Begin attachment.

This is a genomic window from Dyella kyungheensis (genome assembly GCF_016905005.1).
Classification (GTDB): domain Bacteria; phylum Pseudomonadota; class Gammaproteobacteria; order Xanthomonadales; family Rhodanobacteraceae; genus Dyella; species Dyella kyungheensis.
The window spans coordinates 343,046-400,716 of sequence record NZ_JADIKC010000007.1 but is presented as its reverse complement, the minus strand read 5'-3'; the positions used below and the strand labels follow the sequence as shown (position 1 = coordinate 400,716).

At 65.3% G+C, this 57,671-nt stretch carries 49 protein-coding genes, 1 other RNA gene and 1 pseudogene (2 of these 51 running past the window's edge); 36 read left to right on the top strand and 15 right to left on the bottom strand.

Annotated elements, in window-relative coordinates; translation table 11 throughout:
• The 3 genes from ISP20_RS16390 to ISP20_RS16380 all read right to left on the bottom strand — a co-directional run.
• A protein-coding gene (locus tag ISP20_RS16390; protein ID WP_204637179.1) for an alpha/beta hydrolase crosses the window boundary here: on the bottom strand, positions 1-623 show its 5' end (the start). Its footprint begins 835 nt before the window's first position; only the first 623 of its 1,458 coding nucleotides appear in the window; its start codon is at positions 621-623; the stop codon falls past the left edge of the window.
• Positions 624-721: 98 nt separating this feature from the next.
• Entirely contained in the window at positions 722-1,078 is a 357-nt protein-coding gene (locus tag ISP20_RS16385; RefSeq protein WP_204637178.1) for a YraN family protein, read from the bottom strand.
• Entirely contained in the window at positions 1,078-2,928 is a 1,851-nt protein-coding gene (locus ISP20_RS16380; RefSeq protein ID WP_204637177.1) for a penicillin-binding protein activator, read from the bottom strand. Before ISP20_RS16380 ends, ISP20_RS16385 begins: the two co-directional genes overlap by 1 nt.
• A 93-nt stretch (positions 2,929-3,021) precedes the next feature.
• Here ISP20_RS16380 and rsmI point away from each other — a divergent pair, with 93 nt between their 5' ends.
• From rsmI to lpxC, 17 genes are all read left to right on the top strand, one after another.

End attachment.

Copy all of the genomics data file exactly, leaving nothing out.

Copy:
This is a genomic window from Dyella kyungheensis (genome assembly GCF_016905005.1).
Classification (GTDB): domain Bacteria; phylum Pseudomonadota; class Gammaproteobacteria; order Xanthomonadales; family Rhodanobacteraceae; genus Dyella; species Dyella kyungheensis.
The window spans coordinates 343,046-400,716 of sequence record NZ_JADIKC010000007.1 but is presented as its reverse complement, the minus strand read 5'-3'; the positions used below and the strand labels follow the sequence as shown (position 1 = coordinate 400,716).

At 65.3% G+C, this 57,671-nt stretch carries 49 protein-coding genes, 1 other RNA gene and 1 pseudogene (2 of these 51 running past the window's edge); 36 read left to right on the top strand and 15 right to left on the bottom strand.

Annotated elements, in window-relative coordinates; translation table 11 throughout:
• The 3 genes from ISP20_RS16390 to ISP20_RS16380 all read right to left on the bottom strand — a co-directional run.
• A protein-coding gene (locus tag ISP20_RS16390; protein ID WP_204637179.1) for an alpha/beta hydrolase crosses the window boundary here: on the bottom strand, positions 1-623 show its 5' end (the start). Its footprint begins 835 nt before the window's first position; only the first 623 of its 1,458 coding nucleotides appear in the window; its start codon is at positions 621-623; the stop codon falls past the left edge of the window.
• Positions 624-721: 98 nt separating this feature from the next.
• Entirely contained in the window at positions 722-1,078 is a 357-nt protein-coding gene (locus tag ISP20_RS16385; RefSeq protein WP_204637178.1) for a YraN family protein, read from the bottom strand.
• Entirely contained in the window at positions 1,078-2,928 is a 1,851-nt protein-coding gene (locus ISP20_RS16380; RefSeq protein ID WP_204637177.1) for a penicillin-binding protein activator, read from the bottom strand. Before ISP20_RS16380 ends, ISP20_RS16385 begins: the two co-directional genes overlap by 1 nt.
• A 93-nt stretch (positions 2,929-3,021) precedes the next feature.
• Here ISP20_RS16380 and rsmI point away from each other — a divergent pair, with 93 nt between their 5' ends.
• From rsmI to lpxC, 17 genes are all read left to right on the top strand, one after another.